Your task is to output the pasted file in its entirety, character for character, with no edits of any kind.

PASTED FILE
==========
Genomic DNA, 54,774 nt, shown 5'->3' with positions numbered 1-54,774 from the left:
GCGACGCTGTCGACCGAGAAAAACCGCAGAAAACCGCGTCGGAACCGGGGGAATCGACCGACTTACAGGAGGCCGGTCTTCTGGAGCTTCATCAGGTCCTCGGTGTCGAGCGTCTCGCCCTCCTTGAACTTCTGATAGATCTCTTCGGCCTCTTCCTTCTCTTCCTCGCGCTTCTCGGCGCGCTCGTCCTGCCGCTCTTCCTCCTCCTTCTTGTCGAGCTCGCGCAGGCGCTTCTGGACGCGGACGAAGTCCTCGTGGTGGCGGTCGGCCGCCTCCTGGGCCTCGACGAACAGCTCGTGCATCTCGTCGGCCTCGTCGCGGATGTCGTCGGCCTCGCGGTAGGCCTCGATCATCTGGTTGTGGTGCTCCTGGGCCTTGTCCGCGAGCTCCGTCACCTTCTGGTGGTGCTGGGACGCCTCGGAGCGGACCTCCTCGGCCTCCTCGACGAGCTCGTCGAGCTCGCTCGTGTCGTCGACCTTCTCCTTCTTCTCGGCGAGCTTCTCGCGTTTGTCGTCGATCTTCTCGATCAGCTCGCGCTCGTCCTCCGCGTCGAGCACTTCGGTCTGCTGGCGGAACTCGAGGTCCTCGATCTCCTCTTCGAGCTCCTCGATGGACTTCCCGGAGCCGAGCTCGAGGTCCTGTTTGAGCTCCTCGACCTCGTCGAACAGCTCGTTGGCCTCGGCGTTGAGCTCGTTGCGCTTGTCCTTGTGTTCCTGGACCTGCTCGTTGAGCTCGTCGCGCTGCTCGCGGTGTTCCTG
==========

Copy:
Genomic DNA, 54,774 nt, shown 5'->3' with positions numbered 1-54,774 from the left:
GCGACGCTGTCGACCGAGAAAAACCGCAGAAAACCGCGTCGGAACCGGGGGAATCGACCGACTTACAGGAGGCCGGTCTTCTGGAGCTTCATCAGGTCCTCGGTGTCGAGCGTCTCGCCCTCCTTGAACTTCTGATAGATCTCTTCGGCCTCTTCCTTCTCTTCCTCGCGCTTCTCGGCGCGCTCGTCCTGCCGCTCTTCCTCCTCCTTCTTGTCGAGCTCGCGCAGGCGCTTCTGGACGCGGACGAAGTCCTCGTGGTGGCGGTCGGCCGCCTCCTGGGCCTCGACGAACAGCTCGTGCATCTCGTCGGCCTCGTCGCGGATGTCGTCGGCCTCGCGGTAGGCCTCGATCATCTGGTTGTGGTGCTCCTGGGCCTTGTCCGCGAGCTCCGTCACCTTCTGGTGGTGCTGGGACGCCTCGGAGCGGACCTCCTCGGCCTCCTCGACGAGCTCGTCGAGCTCGCTCGTGTCGTCGACCTTCTCCTTCTTCTCGGCGAGCTTCTCGCGTTTGTCGTCGATCTTCTCGATCAGCTCGCGCTCGTCCTCCGCGTCGAGCACTTCGGTCTGCTGGCGGAACTCGAGGTCCTCGATCTCCTCTTCGAGCTCCTCGATGGACTTCCCGGAGCCGAGCTCGAGGTCCTGTTTGAGCTCCTCGACCTCGTCGAACAGCTCGTTGGCCTCGGCGTTGAGCTCGTTGCGCTTGTCCTTGTGTTCCTGGACCTGCTCGTTGAGCTCGTCGCGCTGCTCGCGGTGTTCCTG